Audits of financial statements and other company information (for example, internal control over financial reporting) play a critical role in society. They provide assurance to investors, lenders, donors, insurers, and other stakeholders who have minimal access and insight into the company’s finances and operations. The audit firm provides that assurance by putting the company’s information through a rigorous examination as dictated by the appropriate professional standards. As a member of the audit profession, you play a vital role in applying a skeptical mind-set to the work you perform.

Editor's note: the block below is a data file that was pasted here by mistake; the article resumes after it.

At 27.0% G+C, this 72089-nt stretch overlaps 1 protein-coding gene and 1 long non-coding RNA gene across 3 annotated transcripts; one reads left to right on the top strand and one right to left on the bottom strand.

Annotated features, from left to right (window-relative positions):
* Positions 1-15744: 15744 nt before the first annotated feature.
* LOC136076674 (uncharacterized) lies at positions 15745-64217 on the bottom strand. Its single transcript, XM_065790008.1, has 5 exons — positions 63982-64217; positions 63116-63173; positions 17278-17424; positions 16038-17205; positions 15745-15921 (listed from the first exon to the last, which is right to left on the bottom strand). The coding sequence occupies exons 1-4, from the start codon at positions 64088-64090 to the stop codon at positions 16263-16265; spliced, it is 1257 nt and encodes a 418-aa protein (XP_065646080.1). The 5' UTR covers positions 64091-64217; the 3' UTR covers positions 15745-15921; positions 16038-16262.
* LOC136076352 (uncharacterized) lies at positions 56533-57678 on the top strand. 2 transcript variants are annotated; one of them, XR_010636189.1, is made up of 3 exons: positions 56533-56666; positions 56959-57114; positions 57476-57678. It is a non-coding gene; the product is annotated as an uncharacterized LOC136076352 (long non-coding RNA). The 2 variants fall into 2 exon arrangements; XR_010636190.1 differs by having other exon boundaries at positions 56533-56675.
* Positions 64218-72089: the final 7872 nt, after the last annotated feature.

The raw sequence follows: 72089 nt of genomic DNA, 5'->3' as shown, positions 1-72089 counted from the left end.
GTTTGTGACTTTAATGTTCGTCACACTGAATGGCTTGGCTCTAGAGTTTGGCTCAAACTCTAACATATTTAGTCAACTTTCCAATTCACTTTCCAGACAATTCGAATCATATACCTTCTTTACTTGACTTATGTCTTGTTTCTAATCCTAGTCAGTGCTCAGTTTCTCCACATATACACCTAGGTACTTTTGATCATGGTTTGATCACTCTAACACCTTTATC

We know that professional skepticism is important, foundational, and critical—and that without it, we have not performed a proper audit. But what exactly is this “mind-set of professional skepticism” and how do we know that we have it and that we are exercising it appropriately? Throughout this chapter and that of the companion module, Audit Staff Essentials New Staff: Practical Application, “Application of Professional Skepticism,” the text will present a case study approach to illustrate and delve into some of the answers to this fundamental question.
Recently onboarded staff
Firms that want consistent training and level setting